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Montana politics, elections and legislative news

Montanans protest anti-trans bills with a lie-in at the state Capitol

 On Trans Day of Visibility, a rally at the Montana state Capitol included a "lie-in" in protest of bills that target anti-LGBTQ bills on March 31, 2023.
Ellis Juhlin
On Trans Day of Visibility, a rally at the Montana state Capitol included a "lie-in" in protest of bills that target anti-LGBTQ bills on March 31, 2023.

Demonstrations took place around the state Friday on Trans Day of Visibility. A group of Montanans filled the Capitol rotunda to rally against legislation targeting LGBTQ people. Those bills are advancing and could cost the state billions.

Rep. Zooey Zephyr, a Missoula Democrat and the first trans woman elected to the state Legislature, spoke of her experience in the statehouse.

“Republicans have stood up and said harmful and hateful things about our community, have taken votes that are complicit in the genocide of our community and then have come to me afterwards and said 'thank you for the work that you do, I want to care for you, I support you.' Your words mean nothing without your actions,” Zephyr said.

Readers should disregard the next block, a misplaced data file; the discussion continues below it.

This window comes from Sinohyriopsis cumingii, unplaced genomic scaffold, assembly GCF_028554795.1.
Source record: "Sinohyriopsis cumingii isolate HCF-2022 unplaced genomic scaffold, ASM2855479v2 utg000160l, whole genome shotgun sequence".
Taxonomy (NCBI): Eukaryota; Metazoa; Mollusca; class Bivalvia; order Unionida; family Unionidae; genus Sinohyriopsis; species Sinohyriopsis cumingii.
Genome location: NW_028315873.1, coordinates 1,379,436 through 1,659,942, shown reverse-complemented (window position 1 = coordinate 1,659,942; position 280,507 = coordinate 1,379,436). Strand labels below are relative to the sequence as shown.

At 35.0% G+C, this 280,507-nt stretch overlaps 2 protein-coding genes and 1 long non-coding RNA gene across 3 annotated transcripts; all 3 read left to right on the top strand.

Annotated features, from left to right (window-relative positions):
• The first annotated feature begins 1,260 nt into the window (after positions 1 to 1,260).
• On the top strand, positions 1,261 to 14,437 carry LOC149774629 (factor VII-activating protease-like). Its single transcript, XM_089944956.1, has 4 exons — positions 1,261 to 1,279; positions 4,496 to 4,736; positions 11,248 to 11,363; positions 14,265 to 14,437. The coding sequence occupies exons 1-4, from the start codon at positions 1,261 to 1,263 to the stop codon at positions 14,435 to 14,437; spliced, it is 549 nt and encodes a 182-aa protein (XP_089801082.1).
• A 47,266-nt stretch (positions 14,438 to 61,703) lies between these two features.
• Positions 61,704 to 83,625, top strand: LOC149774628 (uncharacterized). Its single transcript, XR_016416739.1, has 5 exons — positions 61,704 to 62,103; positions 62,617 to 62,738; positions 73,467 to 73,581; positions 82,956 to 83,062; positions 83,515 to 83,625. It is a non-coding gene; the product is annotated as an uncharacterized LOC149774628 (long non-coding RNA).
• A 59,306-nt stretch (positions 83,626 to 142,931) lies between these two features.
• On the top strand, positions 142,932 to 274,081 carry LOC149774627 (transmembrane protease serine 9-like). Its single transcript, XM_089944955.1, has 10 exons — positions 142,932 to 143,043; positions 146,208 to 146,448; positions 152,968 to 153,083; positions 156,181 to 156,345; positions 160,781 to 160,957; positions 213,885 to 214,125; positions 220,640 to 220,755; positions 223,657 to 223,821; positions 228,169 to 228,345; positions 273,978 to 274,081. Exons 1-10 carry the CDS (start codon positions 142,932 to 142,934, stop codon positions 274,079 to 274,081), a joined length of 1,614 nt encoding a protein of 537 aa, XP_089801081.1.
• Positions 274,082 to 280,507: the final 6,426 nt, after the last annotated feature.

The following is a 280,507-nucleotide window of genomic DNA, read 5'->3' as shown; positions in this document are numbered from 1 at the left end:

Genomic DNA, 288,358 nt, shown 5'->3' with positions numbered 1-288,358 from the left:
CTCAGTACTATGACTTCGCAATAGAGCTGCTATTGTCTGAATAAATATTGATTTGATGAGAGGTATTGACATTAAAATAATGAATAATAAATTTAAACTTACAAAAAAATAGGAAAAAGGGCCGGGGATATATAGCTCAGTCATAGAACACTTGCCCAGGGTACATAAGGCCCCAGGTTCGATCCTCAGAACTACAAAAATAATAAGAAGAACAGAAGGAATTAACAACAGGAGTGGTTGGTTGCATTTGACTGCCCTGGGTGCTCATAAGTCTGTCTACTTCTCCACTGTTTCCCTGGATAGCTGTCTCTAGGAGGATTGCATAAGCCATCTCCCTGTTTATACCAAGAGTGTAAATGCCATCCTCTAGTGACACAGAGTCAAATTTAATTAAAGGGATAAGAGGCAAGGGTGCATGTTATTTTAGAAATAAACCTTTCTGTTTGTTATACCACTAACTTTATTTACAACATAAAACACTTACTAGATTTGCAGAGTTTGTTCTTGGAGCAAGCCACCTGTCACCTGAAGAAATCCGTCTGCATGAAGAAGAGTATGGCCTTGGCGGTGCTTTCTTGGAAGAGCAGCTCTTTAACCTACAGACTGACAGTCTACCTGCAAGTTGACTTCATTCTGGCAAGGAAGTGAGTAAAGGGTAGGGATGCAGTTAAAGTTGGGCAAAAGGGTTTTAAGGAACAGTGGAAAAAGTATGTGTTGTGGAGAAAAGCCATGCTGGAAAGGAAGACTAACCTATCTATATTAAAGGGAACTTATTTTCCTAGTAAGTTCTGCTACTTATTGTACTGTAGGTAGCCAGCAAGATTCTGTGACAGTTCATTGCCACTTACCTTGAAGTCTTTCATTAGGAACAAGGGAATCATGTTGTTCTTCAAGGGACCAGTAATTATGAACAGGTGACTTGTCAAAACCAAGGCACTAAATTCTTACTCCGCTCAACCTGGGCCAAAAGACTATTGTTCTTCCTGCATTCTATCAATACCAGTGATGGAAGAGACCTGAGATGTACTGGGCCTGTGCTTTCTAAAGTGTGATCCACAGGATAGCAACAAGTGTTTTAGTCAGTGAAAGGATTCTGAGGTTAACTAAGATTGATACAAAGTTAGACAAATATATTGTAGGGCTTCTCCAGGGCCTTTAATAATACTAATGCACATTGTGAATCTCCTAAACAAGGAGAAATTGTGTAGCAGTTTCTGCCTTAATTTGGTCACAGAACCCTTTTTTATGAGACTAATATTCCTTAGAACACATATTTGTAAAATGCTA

After several speeches, transgender, nonbinary, two-spirit Montanans and allies laid down in the rotunda to show they would continue to take up space.

Republican proposals targeting LGBTQ Montanans include a ban on gender-affirming care for minors, protections for people who misgender students in schools and a bill to define sex in law, which would eliminate legal recognition of gender diverse residents.

All have advanced out of committee, and the ban on gender-affirming care is on its way to Gov. Greg Gianforte’s desk for consideration.

Gianforte has declined to say whether he’ll sign the bill.

“I’ve met with transgender parents, transgender children. We need to make sure everybody’s voice is heard as we make a decision on this bill,” Gianforte said.

In 2021, Gianforte signed bills to ban trans women and girls from participating in interscholastic sports and restrict amendments to the gender marker on birth certificates.

A recent analysis from the state’s nonpartisan Legislative Fiscal Division shows that the bill to define sex in law could jeopardize up to $7.5 billion in federal funding, which is equal to half of the state’s budget, due to anti-discrimination requirements tied to the dollars.

Gianforte says he’s not yet seen the analysis. His budget office projected the bill wouldn’t cost the state anything.

Advocates say there will be an emotional and physical toll of the proposals on trans, nonbinary and intersex Montanans. The American Medical Association says gender-affirming care is medically necessary and reduces suicides.

Supporters of the bills say they’re designed to protect minors from life-changing medical treatments and to codify a difference between sex and gender in law.

MTPR reporter Ellis Juhlin contributed reporting.

Shaylee covers state government and politics for Montana Public Radio. Please share tips, questions and concerns at 406-539-1677 or  
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